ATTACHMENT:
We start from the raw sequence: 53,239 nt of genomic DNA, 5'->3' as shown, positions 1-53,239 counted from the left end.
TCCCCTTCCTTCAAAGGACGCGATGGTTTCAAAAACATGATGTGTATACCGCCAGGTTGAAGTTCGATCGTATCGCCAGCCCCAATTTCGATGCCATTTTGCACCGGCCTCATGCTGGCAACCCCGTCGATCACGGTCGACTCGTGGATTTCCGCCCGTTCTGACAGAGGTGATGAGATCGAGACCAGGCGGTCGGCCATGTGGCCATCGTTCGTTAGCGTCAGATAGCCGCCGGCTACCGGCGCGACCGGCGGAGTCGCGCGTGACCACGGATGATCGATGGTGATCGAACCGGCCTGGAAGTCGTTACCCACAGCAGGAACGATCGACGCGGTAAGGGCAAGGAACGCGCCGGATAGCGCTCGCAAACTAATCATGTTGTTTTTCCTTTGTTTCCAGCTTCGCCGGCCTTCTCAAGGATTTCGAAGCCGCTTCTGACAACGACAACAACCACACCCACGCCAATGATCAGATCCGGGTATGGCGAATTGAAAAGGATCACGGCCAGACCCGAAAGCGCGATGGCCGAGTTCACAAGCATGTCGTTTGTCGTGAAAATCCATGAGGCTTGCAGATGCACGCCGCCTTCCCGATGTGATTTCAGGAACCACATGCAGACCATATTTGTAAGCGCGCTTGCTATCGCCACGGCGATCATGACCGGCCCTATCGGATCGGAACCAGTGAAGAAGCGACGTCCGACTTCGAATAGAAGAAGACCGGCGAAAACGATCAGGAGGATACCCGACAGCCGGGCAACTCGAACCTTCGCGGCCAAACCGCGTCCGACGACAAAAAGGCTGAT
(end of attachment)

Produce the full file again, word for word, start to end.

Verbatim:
We start from the raw sequence: 53,239 nt of genomic DNA, 5'->3' as shown, positions 1-53,239 counted from the left end.
TCCCCTTCCTTCAAAGGACGCGATGGTTTCAAAAACATGATGTGTATACCGCCAGGTTGAAGTTCGATCGTATCGCCAGCCCCAATTTCGATGCCATTTTGCACCGGCCTCATGCTGGCAACCCCGTCGATCACGGTCGACTCGTGGATTTCCGCCCGTTCTGACAGAGGTGATGAGATCGAGACCAGGCGGTCGGCCATGTGGCCATCGTTCGTTAGCGTCAGATAGCCGCCGGCTACCGGCGCGACCGGCGGAGTCGCGCGTGACCACGGATGATCGATGGTGATCGAACCGGCCTGGAAGTCGTTACCCACAGCAGGAACGATCGACGCGGTAAGGGCAAGGAACGCGCCGGATAGCGCTCGCAAACTAATCATGTTGTTTTTCCTTTGTTTCCAGCTTCGCCGGCCTTCTCAAGGATTTCGAAGCCGCTTCTGACAACGACAACAACCACACCCACGCCAATGATCAGATCCGGGTATGGCGAATTGAAAAGGATCACGGCCAGACCCGAAAGCGCGATGGCCGAGTTCACAAGCATGTCGTTTGTCGTGAAAATCCATGAGGCTTGCAGATGCACGCCGCCTTCCCGATGTGATTTCAGGAACCACATGCAGACCATATTTGTAAGCGCGCTTGCTATCGCCACGGCGATCATGACCGGCCCTATCGGATCGGAACCAGTGAAGAAGCGACGTCCGACTTCGAATAGAAGAAGACCGGCGAAAACGATCAGGAGGATACCCGACAGCCGGGCAACTCGAACCTTCGCGGCCAAACCGCGTCCGACGACAAAAAGGCTGAT